I once laughed at the idea. Now the museum is on my list of “must-do’s” for anyone headed to Sin City.
By Jim Ferri
When I first heard of the plans to open The Mob Museum I laughed.
“Only in Vegas,” I thought.
Then a few weeks ago, while in Las Vegas and looking for something to do that didn’t involve gambling or a show, I decided to pay the museum a visit.
I’m not laughing any more. In fact, The Mob Museum is now up there on my list of “must-do’s” for anyone headed to Sin City.
Want to stand in front of the actual wall against which Bug Moran’s men were shot in the St. Valentine’s Massacre? It’s there in the Mob Museum. Want to hear some actual wiretaps? Slip on some headphones.
Want to see an electric chair or the barber chair in which the infamous Albert Anastasia was whacked? They’re both there too (the latter bought by comedian Henny Youngman from New York’s Park Sheraton Hotel after the demise of Mr. Anastasia forced the closing of the barber shop).
The Mob Museum, whose actual name is the National Museum of Organized Crime and Law Enforcement, states that it’s trying to advance public understanding of organized crime and it’s impact on American society. And it does a very good job of it through high-tech presentations, interactive displays, themed environments and artifacts. The same group that designed the International Spy Museum in Washington, DC and the Rock and Roll Hall of Fame in Cleveland created it.
The Mob Musuem is located in the old US Post Office and Courthouse, which is now on the National Register of Historic Places, and is much more than just a collection of artifacts. It’s a living, spellbinding history lesson taught in a living, spellbinding way. In fact, you become spellbound as soon as you walk through the door.
You’re asked to start your tour on the third floor and when I got on the elevator a policeman on a little TV inside began reading me my rights as if I had just been arrested. Once I got off the elevator I became engrossed in the incredible exhibition, all of it fascinating. I looked at photos, signage and videos explaining the history of American mobsters ranging from Murder, Inc. and Al Capone to other infamous notables right up to the present time.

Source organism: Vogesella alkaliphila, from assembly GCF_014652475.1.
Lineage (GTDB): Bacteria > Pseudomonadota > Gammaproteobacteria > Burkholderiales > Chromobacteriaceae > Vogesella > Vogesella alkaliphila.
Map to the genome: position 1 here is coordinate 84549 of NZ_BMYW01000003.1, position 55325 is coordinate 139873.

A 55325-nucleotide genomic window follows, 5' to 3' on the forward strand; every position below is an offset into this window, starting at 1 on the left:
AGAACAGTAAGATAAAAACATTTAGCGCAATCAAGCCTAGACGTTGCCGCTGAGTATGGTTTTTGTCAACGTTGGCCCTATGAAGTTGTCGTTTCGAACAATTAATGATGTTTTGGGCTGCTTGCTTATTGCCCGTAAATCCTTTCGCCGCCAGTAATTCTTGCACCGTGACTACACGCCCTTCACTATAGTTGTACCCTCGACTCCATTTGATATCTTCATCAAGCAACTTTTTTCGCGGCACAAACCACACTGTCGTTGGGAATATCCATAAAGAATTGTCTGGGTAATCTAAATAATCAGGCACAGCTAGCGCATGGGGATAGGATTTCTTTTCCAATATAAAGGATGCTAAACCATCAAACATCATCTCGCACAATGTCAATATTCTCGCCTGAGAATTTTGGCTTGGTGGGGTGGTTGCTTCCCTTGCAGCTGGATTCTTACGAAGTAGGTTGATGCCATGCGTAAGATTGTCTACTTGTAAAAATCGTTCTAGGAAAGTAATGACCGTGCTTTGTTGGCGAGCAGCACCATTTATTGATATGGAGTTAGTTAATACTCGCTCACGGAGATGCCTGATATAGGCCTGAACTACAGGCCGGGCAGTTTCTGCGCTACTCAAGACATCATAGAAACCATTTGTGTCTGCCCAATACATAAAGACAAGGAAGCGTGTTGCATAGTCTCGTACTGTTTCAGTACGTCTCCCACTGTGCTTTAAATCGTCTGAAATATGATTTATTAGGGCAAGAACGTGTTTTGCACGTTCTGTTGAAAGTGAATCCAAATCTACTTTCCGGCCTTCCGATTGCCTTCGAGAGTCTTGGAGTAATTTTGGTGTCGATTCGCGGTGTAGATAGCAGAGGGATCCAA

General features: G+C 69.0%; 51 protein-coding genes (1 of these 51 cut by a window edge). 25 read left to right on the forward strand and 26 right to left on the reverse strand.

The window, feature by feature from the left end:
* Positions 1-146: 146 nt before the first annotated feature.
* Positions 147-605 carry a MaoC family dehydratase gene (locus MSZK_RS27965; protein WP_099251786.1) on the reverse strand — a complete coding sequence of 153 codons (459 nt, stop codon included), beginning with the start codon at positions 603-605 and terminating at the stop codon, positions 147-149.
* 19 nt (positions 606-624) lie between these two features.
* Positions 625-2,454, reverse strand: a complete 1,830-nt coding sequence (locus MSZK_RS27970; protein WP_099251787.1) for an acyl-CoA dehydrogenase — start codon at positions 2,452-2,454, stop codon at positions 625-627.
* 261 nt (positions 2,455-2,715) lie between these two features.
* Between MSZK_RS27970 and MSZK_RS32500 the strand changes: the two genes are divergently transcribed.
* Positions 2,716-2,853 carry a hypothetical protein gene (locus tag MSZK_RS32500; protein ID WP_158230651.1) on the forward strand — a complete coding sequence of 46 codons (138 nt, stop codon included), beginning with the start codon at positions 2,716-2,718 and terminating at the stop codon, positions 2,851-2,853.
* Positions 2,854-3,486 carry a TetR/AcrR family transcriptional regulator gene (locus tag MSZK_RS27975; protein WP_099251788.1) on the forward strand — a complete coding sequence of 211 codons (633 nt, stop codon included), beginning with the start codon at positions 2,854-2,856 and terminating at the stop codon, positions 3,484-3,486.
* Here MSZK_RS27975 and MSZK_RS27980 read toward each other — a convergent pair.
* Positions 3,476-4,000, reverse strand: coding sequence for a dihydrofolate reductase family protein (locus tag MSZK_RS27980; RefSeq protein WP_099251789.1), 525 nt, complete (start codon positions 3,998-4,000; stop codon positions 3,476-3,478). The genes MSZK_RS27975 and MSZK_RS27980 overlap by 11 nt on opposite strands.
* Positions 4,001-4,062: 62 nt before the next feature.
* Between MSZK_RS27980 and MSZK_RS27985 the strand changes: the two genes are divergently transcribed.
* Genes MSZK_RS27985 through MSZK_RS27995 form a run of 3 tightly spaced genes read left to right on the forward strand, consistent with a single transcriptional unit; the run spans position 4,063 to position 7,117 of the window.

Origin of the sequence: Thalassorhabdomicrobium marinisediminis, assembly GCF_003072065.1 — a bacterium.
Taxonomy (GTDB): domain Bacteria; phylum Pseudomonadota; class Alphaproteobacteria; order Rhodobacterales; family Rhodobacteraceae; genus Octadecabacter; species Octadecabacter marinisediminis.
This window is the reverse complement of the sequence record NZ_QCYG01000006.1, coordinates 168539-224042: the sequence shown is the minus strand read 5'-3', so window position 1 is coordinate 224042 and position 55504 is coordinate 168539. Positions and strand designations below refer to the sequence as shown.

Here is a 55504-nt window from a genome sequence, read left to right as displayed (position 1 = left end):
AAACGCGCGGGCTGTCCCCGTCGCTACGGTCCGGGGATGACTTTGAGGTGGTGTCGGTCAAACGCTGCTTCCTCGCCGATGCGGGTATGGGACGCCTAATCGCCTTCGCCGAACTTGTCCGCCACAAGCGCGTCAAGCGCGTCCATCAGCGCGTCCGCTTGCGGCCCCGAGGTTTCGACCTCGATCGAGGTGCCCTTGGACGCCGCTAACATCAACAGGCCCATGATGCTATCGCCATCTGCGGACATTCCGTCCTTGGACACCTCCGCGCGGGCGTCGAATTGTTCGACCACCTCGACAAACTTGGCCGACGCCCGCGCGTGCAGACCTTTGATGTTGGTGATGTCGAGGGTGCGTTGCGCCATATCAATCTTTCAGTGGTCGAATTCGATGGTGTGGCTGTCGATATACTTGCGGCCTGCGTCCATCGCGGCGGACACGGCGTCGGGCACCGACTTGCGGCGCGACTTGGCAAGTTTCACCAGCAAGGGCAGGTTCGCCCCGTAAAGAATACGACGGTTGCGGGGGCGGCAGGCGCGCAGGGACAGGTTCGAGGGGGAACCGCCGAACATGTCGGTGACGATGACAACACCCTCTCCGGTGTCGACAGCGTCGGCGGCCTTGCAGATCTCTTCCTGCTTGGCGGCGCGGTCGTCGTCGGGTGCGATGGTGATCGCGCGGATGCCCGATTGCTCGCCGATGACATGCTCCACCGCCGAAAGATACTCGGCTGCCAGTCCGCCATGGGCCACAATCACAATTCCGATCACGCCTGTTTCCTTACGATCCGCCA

And it isn’t just their public persona on display in the Mob Museum. There’s a section devoted to mobsters as family men, as fathers, husbands, philanthropists and community leaders. It includes photos of them with their wives on their wedding days, of members of their families being married, etc., giving it all a very human element. I found a series of videos, in which ordinary people related their experiences during chance meetings with various crime figures, fascinating.
In one exhibit titled “The Mob Goes to War” I was amazed to learn how the U.S. Government turned to the mob to help the country in WWII. The mob’s “service” to the country included everything from securing the waterfronts, which they controlled, to helping as interpreters and providing information on Sicily for the invasion.
Other exhibits –“The Race Wire,” “The Sporting Life,” “Hooray for Hollywood,” etc. – explained how criminal families infiltrated and gained control of those industries as well as trucking, gambling, labor unions, even the parsley trade. Another exhibit shows how the mob bought elections and influenced world affairs.
The building itself is a living history lesson, although you don’t realize that until you come down to the second floor. There you step into the centerpiece of the building, the actual courtroom in which the Senate investigations and hearings into organized crime, launched by Senator Estes Kefauver, were held. This is where Kefauver interrogated subpoenaed mobsters and as you sit in the small courtroom the superb audiovisuals give you the feeling you’re part of the proceedings. Better yet, it explains how the hearings were televised for the first time in history, keeping Americans glued to their TV sets.
And it’s not just all about “made” guys either. One exhibit explain the precepts of the U.S. Constitution, including that you’re presumed innocence until proven guilty and your right to a defense. Another shows photos of attorney Oscar Goodman, the former well-known mayor of Las Vegas (and a museum board member), with some of his mob clients, as well as a video of Goodman in an argument with a reporter as to why he would have gangsters as clients. Goodman’s wife, by the way, is the current mayor of Las Vegas.
Las Vegas isn’t forgotten either. Once section is devoted to the city and explains how a large population was drawn to the state after gambling was legalized and how the Mob infiltrated the business. In one exhibit, in which an interactive screen is set inside an old slot machine, you learn how loaded dice and marked cards are made and used. It’s quite interesting.
On the first floor, in the exhibit call “The Human Factor,” I was riveted by a presentation on wiretapping the mob, and listened to copies of actual tapes that the Feds got from the bugs they put in the mob member’s apartments and hangouts. If you ever wanted to hear mobsters discussing business with one another, here’s your chance.
There are also exhibitions on the Witness Protection Program, weapons training, and numerous other facets of mob life, all brought to life in a bold, beguiling style. If you’re ever headed to Las Vegas this is a must-see.
And by the way, you can forget Elvis and Vegas wedding chapels since the Mob Museum now does weddings, as well.
The Mob Museum provides quite an arresting venue (sorry, couldn’t resist that…).
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If you go:
The Mob Museum
300 Stewart Avenue
Las Vegas, Nevada 89101
Admission: $18 adults, $14 for seniors (and military, law enforcement and teachers); $10 Nevada residents